We are going to dive right into 1987 with some photos and a newspaper article!
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Article above transcribed:

A six-year-old company has labored nearly anonymously in its hometown while building quite a reputation with the federal government.

Acousticom Corp. is by its own president’s admission a “low-key” company, but it is being recognized by the U.S. Small Business Administration as the finest governmental prime contractor in the Midwest.

The company at 28180 Clay St. will compete with nine other companies for selection in May as the nation’s finest governmental prime contractor.

Acousticom manufactures communications equipment, primarily for military use.

Its earphones, microphones, cables and headsets are used in helmets worn by jet fighter and helicopter pilots and operators of combat vehicles, such as tanks.

The firm grew from 10 employees and $100,000 in sales in 1981 to 57 employees and more than $2 million in sales for 1986. The company now has 66 employees, said Jean Cochran, president.

Mrs. Cochran and her husband, Ben T. Cochran, started the company in the late summer of 1980. After Ben’s untimely death in July 1981, Mrs. Cochran and son Mark chose to press on, continuing the business the family had started.

Mrs. Cochran is the president of the company, and Mark is the vice president and chief engineer.

“I manage the company and Mark takes care of the manufacturing part of it,” Mrs. Cochran said.

About two-thirds of Acousticom’s business is with the Department of Defense, with the remainder in the commercial marketplace or as a subcontractor to prime contractors.

Acousticom now is working on eight contracts with the Defense Department, valued at $3,926,083, plus other contracts totaling about $1 million.

Relying on governmental contracting may sound like too much red tape and bureaucracy for some companies, but it was the idea up which Acousticom was founded.

Mrs. Cochran said her husband had worked with the military before with other companies and “knew they needed another supplier.”

It often takes nearly a year from the time the government announces it is seeking bids for a particular product before it awards a contract, noted Terry Fisher, marketing manager for Acousticom.

“You’ve got to have patience,” Mrs. Cochran said. “There are a lot of layers of people to go through.”

If she minds the paperwork and delays involved with government contraction, it doesn’t show.

“We do quite well with the forms,” she said, and “we have no problem with the government having access to the company.”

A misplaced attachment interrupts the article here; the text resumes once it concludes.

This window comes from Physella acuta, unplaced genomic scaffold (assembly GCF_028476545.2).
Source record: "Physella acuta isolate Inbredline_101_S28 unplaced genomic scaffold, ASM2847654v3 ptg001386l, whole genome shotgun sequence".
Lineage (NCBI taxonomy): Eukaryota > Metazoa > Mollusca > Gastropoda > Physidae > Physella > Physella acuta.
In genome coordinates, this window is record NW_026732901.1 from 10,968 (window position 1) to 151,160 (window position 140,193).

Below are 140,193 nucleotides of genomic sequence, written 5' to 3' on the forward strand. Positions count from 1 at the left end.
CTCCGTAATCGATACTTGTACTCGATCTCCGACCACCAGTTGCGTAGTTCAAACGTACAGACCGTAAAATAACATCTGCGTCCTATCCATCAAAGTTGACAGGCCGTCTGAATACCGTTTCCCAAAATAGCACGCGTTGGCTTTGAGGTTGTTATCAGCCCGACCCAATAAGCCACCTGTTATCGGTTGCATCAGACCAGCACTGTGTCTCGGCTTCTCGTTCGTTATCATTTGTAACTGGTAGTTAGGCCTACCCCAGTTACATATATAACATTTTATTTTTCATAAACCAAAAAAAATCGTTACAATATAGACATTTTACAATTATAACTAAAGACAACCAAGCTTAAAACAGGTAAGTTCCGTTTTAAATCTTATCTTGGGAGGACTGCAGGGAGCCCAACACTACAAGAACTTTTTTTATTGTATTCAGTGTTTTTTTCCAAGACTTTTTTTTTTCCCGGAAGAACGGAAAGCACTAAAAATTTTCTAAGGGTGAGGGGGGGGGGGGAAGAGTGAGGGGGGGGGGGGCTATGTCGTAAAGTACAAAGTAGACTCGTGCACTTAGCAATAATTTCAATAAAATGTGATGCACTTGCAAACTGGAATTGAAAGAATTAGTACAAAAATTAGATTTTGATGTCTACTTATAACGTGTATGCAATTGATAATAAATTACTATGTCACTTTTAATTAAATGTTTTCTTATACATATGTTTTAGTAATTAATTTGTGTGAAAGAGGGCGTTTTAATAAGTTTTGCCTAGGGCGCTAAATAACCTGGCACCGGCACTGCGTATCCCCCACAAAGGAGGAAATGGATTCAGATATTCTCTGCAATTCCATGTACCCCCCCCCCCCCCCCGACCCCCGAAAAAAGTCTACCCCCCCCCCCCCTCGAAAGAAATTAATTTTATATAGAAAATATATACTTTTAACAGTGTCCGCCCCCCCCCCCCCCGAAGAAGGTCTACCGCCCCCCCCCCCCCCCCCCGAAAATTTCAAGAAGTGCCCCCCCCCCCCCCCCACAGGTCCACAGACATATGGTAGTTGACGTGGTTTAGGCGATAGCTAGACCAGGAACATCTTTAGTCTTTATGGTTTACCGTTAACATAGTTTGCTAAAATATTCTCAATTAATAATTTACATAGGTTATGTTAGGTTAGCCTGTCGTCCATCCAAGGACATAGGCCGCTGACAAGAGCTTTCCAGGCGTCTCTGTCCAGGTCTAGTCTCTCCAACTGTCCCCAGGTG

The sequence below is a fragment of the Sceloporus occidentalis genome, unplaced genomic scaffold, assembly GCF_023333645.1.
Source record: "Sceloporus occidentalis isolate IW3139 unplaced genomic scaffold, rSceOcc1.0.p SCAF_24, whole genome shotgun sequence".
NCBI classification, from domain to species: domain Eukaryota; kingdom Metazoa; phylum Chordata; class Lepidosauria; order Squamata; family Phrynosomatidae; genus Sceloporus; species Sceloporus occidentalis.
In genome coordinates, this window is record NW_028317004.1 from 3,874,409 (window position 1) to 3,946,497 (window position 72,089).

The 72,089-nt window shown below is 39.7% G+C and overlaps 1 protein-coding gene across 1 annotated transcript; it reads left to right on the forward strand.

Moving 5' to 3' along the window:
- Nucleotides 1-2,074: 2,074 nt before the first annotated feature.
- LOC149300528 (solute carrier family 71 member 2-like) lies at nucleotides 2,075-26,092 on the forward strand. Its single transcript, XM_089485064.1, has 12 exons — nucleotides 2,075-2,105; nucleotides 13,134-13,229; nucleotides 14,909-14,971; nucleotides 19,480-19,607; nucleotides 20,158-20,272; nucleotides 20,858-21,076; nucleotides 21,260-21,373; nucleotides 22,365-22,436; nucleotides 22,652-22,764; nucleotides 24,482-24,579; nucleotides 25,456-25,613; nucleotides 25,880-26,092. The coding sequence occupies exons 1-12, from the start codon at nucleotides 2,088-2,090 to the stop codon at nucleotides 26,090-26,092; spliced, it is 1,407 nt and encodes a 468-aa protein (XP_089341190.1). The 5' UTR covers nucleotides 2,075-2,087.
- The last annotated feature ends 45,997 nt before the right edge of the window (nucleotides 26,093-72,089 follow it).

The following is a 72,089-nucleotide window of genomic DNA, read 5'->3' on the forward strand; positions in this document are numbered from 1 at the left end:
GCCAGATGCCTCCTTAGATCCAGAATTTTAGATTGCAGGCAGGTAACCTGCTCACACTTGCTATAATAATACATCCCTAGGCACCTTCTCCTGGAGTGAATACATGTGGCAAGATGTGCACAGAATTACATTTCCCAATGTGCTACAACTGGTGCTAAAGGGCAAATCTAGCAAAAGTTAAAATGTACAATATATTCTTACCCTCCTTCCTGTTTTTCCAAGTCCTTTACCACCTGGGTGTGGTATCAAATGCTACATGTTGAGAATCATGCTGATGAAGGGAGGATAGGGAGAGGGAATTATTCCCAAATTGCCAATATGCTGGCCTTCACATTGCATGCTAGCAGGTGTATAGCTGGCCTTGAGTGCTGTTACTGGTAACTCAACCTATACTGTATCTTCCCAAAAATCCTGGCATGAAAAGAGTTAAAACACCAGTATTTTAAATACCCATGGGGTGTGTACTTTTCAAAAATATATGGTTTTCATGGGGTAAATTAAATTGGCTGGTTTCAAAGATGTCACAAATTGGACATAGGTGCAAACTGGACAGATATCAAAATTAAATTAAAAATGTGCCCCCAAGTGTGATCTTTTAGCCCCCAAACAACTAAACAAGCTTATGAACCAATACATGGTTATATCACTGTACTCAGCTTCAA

Acousticom has testing equipment necessary for making sure the products it sells to the government can withstand various conditions that might be faced in the field, including inclement weather.

Government officials sometimes visit the company to observe the products testing before conducting tests themselves.

The government’s appreciation of Acousticom stems from the company’s philosophy that “we don’t ship anything out the door that doesn’t do what it’s suppose to do,” Fisher said.

Mrs. Cochran says the belief that waste, fraud and abuse is rampant in military contracting is “nonsense.”

It is not true that a company does not need to emphasize quality to do business with the federal government, she said.

“They check out quality very closely,” she said.

“People only hear about the $300 hammers,” she said. “The government gets a bum rap on that.”

The government’s opinion of Acousticom is clear from reading the nomination for the Small Business Prime Contractors of the Year Awards. The company was nominated by Defense Contract Adminstration Services Management Area, Indianapolis.

The nomination makes such comments as “quality is a high priority with this company” and “the delivery record of this company is outstanding. Performance on contracts is timely. No delivery problems whatsoever.”

Mrs. Cochran said Acousticom is growing, but she strives for controlled growth to ensure long-term stability.

The company moved in October from its original location on Lexington Park Drive to a new building on Clay Street, off Nappanee Street.

Mrs. Cochran said she and her husband, a South Bend native, initially planned to establish Acousticom in South Bend.

But she said the Greater Elkhart Chamber of Commerce – its president, Keith Meade, in particular – was instrumental in convincing the Cochrans to set up the company in Elkhart by helping them find a building in which to get started.

END